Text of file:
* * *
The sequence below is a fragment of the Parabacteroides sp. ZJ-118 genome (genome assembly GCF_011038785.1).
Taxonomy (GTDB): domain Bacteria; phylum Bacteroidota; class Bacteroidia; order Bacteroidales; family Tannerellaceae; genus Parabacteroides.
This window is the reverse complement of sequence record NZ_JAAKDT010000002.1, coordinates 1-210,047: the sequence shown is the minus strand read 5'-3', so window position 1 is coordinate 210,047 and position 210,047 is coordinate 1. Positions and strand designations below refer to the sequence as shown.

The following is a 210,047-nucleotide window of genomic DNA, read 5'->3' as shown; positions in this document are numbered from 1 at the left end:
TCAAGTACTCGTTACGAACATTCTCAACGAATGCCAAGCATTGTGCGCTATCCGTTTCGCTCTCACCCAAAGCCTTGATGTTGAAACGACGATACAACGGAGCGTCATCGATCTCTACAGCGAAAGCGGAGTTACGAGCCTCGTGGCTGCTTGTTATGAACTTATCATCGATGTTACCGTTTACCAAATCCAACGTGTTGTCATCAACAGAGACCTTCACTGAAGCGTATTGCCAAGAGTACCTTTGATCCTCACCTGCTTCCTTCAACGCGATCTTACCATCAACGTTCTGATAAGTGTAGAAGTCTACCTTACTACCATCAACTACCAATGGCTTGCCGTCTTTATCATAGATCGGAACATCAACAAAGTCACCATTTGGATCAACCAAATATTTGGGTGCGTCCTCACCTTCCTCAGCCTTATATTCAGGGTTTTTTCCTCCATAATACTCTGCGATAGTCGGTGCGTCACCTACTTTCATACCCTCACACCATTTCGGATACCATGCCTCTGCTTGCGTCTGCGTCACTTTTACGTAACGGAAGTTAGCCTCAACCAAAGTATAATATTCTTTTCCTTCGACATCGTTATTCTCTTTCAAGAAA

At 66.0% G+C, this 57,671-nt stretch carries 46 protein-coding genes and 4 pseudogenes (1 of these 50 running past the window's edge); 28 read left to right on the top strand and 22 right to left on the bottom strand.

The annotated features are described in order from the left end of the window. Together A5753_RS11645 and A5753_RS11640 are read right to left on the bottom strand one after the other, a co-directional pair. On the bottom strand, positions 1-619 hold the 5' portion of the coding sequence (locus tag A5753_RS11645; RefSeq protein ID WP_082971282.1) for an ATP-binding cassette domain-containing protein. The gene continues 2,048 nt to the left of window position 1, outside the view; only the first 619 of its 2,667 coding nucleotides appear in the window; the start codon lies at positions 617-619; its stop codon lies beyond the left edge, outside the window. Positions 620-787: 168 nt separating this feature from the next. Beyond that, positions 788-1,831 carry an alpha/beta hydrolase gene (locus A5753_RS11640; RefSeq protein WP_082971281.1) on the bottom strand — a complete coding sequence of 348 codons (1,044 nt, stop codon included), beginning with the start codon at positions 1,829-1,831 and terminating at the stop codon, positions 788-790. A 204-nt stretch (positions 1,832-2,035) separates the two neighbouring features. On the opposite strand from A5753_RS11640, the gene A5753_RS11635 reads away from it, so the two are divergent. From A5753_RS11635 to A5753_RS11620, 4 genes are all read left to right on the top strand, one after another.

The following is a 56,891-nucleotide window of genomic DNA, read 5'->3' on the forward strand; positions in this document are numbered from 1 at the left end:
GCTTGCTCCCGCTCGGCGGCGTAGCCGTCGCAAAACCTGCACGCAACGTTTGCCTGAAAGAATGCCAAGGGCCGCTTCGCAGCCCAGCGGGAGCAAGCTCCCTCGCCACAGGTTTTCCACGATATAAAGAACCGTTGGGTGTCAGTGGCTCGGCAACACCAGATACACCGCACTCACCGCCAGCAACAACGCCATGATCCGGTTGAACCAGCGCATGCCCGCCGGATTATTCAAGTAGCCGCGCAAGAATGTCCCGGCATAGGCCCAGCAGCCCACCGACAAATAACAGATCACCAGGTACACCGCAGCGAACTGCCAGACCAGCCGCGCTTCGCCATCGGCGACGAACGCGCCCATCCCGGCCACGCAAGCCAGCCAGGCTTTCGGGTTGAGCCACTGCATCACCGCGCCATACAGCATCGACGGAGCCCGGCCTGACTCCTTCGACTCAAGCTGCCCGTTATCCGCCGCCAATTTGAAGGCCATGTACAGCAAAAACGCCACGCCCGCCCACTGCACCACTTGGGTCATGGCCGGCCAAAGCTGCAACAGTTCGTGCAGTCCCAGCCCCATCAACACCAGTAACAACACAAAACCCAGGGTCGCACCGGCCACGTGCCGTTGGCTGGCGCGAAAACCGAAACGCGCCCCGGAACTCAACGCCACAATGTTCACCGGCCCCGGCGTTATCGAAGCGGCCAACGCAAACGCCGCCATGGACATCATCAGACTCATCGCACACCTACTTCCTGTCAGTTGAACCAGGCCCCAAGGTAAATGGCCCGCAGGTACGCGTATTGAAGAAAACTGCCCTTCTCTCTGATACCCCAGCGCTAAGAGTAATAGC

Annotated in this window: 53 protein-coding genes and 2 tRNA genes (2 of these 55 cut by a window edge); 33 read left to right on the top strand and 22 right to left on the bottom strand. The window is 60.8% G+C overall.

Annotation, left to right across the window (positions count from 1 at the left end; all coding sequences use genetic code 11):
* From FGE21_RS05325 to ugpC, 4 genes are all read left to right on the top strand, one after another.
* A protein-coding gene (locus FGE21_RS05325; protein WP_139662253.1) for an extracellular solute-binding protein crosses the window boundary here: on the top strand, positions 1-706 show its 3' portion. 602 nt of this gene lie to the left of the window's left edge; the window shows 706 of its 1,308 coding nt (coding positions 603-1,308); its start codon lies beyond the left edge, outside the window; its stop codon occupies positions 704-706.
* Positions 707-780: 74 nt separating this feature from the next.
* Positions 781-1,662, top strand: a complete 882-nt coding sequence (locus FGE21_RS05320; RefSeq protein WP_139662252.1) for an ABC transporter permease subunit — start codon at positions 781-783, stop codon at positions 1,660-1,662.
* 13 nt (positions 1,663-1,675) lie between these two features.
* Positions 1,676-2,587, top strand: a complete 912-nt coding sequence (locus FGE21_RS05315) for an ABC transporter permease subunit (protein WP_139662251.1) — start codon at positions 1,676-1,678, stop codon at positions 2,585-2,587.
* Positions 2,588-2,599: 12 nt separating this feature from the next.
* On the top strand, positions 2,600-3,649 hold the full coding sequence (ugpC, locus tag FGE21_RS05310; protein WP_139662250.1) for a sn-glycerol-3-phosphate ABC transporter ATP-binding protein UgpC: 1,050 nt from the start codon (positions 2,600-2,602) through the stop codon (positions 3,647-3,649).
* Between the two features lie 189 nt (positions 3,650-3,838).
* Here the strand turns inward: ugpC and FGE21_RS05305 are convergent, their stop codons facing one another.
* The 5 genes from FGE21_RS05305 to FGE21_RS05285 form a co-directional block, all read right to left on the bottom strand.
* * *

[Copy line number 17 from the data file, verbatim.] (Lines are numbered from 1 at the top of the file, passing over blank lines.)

* Positions 1,676-2,587, top strand: a complete 912-nt coding sequence (locus FGE21_RS05315) for an ABC transporter permease subunit (protein WP_139662251.1) — start codon at positions 1,676-1,678, stop codon at positions 2,585-2,587.